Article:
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Abu Dhabi, UAESunday 24 June 2018

Etihad Airways Engineering eyes global top three slot in aviation maintenance

New chief executive wants to build on one of Abu Dhabi's biggest success stories

Hanger six of Etihad Airways Engineering is a sight to behold. A hexagonal, pristine, cavernous space. Abu Dhabi International airport’s runway is within sight of the open doors but the Etihad Airways Engineering facility is almost a hidden treasure of the country’s thriving aviation sector. Yet, this is where the planes that get you to your holiday or business destination are kept flying. Behemoths of the sky fill this arena too – from wide-body Airbus A380s and Boeing 777s and on down the scale of modern commercial aircraft to the smaller, sleek jets operated by private airlines.

The aircraft come through the 200,000 square metres of apron and hangers at a rate of almost one a day, with 300 serviced per year. The facility can handle up to 15 at any one time including three special bays for the A380s – so named because of its 80 metre wingspan.

Hanger 1 is occupied with Etihad Airways operated Airbus A330 and Boeing 777 aircraft on the day I get a tour. This is where meticulous work is done to ensure your safety and comfort. It is a world class facility and it is in the heart of the UAE. On the day I visit, I can watch young Emirati engineers busy at work on an A330.

Currently, client airlines from Latin America and the private aviation sector are being given the full overhaul. Less than 30 per cent of its business comes from Etihad Airways and I am told a Lufthansa A380 is due soon, for a six year check and 65 days of maintenance, repair and overhaul. It will be stripped down to almost nothing inside as every bit of it is checked thoroughly. Only the engines are not dealt with here – another facility nearby managed by Mubadala Investment Company-owned Turbine Services & Solutions (TS&S) is where that work is carried out if they are not shipped to engine manufacturers’ facilities elsewhere in the world. Still, representatives of Rolls-Royce and GE have a permanent presence on site with Etihad Airways Engineering and each aircraft will come with its own technical liaison team from the airline.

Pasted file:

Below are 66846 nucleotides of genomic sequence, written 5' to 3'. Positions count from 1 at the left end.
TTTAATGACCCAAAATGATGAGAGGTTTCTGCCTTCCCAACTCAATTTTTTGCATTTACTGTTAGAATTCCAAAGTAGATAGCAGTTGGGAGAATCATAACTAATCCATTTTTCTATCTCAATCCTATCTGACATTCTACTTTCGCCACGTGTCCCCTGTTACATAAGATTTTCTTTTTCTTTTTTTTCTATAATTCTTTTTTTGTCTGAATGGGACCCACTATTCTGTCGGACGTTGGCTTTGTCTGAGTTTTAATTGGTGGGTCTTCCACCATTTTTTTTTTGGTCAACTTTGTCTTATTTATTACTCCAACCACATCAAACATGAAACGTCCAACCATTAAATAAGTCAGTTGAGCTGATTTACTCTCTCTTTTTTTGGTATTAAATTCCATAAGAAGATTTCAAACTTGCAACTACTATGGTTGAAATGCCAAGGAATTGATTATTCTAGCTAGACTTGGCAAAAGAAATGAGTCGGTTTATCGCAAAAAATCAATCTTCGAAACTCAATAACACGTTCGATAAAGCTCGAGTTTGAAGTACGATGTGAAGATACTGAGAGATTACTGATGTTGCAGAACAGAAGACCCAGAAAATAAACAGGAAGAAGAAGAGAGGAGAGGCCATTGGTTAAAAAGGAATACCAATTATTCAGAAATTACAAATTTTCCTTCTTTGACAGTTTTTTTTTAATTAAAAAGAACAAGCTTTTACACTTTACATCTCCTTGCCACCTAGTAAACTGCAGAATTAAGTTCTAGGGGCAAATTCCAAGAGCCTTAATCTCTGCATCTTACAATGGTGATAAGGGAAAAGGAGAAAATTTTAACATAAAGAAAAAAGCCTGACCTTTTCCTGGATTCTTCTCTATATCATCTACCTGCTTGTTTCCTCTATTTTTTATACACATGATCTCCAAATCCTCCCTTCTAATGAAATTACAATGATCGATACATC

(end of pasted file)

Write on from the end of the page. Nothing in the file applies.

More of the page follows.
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There is a shared history with TS&S, Etihad Airways Engineering having started life as the maintenance, repair and overhaul (MRO) firm, the Gulf Aircraft Maintenance Company (Gamco) back in the 1990s, when Abu Dhabi was still involved in Gulf Air, and later became Abu Dhabi Aircraft Technologies (Adat) in 2007 when under the auspices of Mubadala. In 2014, Etihad Airways bought its airframe, component, procurement, technical support and materials MRO business. The engine-related side remained under Mubadala and was rebranded TS&S. The current chief executive of Etihad Airways Engineering, Abdul Khaliq Saeed, took on the role in September in what was a homecoming. Mr Saeed had been with Gamco and was Adat’s chief executive until the sale to Etihad when he remained with Mubadala and ran TS&S.